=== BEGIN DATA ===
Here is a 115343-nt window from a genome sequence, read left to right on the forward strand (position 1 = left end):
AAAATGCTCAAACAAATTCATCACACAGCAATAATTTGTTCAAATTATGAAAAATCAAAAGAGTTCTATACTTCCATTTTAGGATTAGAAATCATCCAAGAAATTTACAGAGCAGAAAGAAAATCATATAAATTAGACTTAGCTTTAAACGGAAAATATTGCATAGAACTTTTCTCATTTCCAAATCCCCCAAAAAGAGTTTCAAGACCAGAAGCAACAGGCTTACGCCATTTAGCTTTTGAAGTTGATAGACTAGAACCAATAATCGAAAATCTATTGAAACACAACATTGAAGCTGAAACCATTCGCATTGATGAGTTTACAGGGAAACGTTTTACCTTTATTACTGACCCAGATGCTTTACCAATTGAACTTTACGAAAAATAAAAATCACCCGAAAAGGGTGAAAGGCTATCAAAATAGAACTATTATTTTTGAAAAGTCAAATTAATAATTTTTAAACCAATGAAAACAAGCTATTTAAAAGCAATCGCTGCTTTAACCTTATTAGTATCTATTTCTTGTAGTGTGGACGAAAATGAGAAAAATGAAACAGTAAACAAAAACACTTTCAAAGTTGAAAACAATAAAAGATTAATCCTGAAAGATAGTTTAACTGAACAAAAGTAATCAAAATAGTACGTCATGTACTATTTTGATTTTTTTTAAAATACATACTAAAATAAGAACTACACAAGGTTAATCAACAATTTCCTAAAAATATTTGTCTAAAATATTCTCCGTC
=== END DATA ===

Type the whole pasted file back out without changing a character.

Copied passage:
Here is a 115343-nt window from a genome sequence, read left to right on the forward strand (position 1 = left end):
AAAATGCTCAAACAAATTCATCACACAGCAATAATTTGTTCAAATTATGAAAAATCAAAAGAGTTCTATACTTCCATTTTAGGATTAGAAATCATCCAAGAAATTTACAGAGCAGAAAGAAAATCATATAAATTAGACTTAGCTTTAAACGGAAAATATTGCATAGAACTTTTCTCATTTCCAAATCCCCCAAAAAGAGTTTCAAGACCAGAAGCAACAGGCTTACGCCATTTAGCTTTTGAAGTTGATAGACTAGAACCAATAATCGAAAATCTATTGAAACACAACATTGAAGCTGAAACCATTCGCATTGATGAGTTTACAGGGAAACGTTTTACCTTTATTACTGACCCAGATGCTTTACCAATTGAACTTTACGAAAAATAAAAATCACCCGAAAAGGGTGAAAGGCTATCAAAATAGAACTATTATTTTTGAAAAGTCAAATTAATAATTTTTAAACCAATGAAAACAAGCTATTTAAAAGCAATCGCTGCTTTAACCTTATTAGTATCTATTTCTTGTAGTGTGGACGAAAATGAGAAAAATGAAACAGTAAACAAAAACACTTTCAAAGTTGAAAACAATAAAAGATTAATCCTGAAAGATAGTTTAACTGAACAAAAGTAATCAAAATAGTACGTCATGTACTATTTTGATTTTTTTTAAAATACATACTAAAATAAGAACTACACAAGGTTAATCAACAATTTCCTAAAAATATTTGTCTAAAATATTCTCCGTC